Smith is the name that had been behind my mother.  Smith is English, but my mother was German.  Pennsylvania Dutch is the term commonly used, but that last word is actually mispronounced.  Dutch should be Deutsch.  Many of Pennsylvania’s original European settlers were not Dutch, but German, and my mother’s original family name had been Schmidt.  It, too, over time became more American.

And yet, who hasn’t had such trouble?  As I think about it, I can’t think of one ethnic group in this great nation that has not, from some group either in the majority or minority, at some time in some form suffered discrimination, persecution, oppression, and misperception.

One cannot forget entire Aboriginal-American nations and their displacement, even in some cases virtual genocide.

One cannot forget ever so many African-Americans and their enslavement, followed by Jim Crow apartheid.

One must remember the Mexican-Americans of Texas, New Mexico, Arizona, and California.

The Chinese-Americans of California.

The Irish-Americans of Boston and New York City and Buffalo and Chicago.

The Scots and Irish Americans of the Appalachians and the Ozarks.

The Polish-Americans, Norwegian-Americans, and Portuguese-Americans of so many jokes.

The list does not end.  Jews.  Hawaiians.  Italians.  Japanese.  Puerto Ricans.  Hmong.  Arabs.

The list may now include Christians of any ethnicity.

As I said, I cannot think of one ethnic group in this great nation that has not at some time in some form suffered discrimination, persecution, oppression, or misperception – except perhaps the English.  And yet perhaps also the English.  They would remind us of their problems back in the 1760s and 70s with the Crown and with Parliament.

My father continued the Holzgerecht custom.  He, too, preferred German names.  He wasn’t opposed to Bible names or to my mother’s preference for Bible names.  While she was Baptist, and he was Lutheran, they were both Christian.  Therefore, first names selected for my sister and me were German: Kristel and Konrad.  Middle names selected for my sister and me were English Bible names: Joanna and Bartholomew.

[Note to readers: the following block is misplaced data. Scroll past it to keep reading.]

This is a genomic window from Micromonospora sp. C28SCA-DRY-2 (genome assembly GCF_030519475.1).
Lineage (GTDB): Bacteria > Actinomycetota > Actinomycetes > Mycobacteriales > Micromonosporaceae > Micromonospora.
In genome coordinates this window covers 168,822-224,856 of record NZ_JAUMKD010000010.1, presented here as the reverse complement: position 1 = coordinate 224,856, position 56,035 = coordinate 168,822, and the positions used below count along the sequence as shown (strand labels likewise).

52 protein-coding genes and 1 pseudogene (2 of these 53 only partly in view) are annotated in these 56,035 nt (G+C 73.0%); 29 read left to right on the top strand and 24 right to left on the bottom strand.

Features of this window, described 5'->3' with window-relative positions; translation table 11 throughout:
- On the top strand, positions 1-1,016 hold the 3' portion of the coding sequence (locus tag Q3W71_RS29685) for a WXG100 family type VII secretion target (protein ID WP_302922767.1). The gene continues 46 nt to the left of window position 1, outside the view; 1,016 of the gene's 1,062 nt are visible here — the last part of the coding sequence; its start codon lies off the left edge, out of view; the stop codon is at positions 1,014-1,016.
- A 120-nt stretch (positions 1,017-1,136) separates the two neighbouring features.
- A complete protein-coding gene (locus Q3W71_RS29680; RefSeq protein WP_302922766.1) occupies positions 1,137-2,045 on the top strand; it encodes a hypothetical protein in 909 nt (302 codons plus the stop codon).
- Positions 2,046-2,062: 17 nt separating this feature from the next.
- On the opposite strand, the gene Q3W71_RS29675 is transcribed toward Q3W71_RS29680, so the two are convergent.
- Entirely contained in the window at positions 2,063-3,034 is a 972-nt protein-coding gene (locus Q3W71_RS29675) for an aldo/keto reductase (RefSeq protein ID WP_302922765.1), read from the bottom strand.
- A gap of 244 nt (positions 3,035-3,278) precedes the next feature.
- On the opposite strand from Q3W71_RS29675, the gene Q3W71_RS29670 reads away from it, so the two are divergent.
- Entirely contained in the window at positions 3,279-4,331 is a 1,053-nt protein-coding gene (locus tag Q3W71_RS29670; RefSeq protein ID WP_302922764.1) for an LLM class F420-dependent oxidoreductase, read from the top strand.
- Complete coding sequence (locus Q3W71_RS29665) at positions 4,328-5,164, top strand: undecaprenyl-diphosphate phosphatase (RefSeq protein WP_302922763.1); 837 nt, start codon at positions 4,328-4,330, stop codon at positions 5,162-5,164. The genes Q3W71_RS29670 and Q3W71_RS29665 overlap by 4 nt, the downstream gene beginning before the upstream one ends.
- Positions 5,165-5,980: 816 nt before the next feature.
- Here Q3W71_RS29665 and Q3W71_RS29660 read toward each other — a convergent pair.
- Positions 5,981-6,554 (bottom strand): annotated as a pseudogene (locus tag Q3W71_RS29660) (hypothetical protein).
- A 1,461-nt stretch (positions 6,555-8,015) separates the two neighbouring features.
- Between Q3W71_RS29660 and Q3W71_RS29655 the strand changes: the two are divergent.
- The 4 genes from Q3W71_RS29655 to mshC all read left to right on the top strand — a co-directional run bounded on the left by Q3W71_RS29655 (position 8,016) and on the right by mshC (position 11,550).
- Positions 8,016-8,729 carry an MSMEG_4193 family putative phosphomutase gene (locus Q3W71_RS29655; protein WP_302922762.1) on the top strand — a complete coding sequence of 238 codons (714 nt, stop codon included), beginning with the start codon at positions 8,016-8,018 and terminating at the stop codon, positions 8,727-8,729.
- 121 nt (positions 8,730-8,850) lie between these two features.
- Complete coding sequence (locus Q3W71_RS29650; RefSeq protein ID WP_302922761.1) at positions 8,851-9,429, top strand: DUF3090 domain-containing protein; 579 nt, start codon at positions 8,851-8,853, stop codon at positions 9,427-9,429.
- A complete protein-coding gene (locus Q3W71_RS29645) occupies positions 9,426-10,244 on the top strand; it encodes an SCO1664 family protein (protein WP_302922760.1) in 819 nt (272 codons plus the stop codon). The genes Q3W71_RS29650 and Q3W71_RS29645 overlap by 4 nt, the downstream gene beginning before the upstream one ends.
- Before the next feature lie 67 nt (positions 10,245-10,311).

Moreover, even the German names selected had Biblical meaning.  In my case, my mother referred to a passage written by Paul the Apostle to the ancient church at Ephesus, which was located in the nation we now call Turkey.

Here it is, in the King James English my mother loved.  It sounds strange today, and it may be hard to understand.  At the time of its publication in 1611, it was supposed to be plain and simple English.  The vocabulary of the King James Bible had been limited to ten thousand words.  By contrast, the vocabulary of William Shakespeare, who may have helped with the book’s English, was thirty thousand words.  Every citizen of the British Isles was supposed to be able to read it, regardless of class.

Ye are called in one hope of your calling;

One Lord,

One faith,

One baptism,

One God and Father of all,

Who is above all,

And through all,

And in you all.

But unto every one of us is given grace

according to the measure

of the gift of Christ…

till we all come in the unity of the faith,

and of the knowledge of the Son of God,

unto a perfect man,

unto the measure of the stature

of the fullness of Christ:

that we henceforth be no more children,

tossed to and fro, and

carried about with every wind of doctrine,

by the sleight of men,

and cunning craftiness,

whereby they lie in wait to deceive;

but speaking the truth in love,

may grow up into him in all things…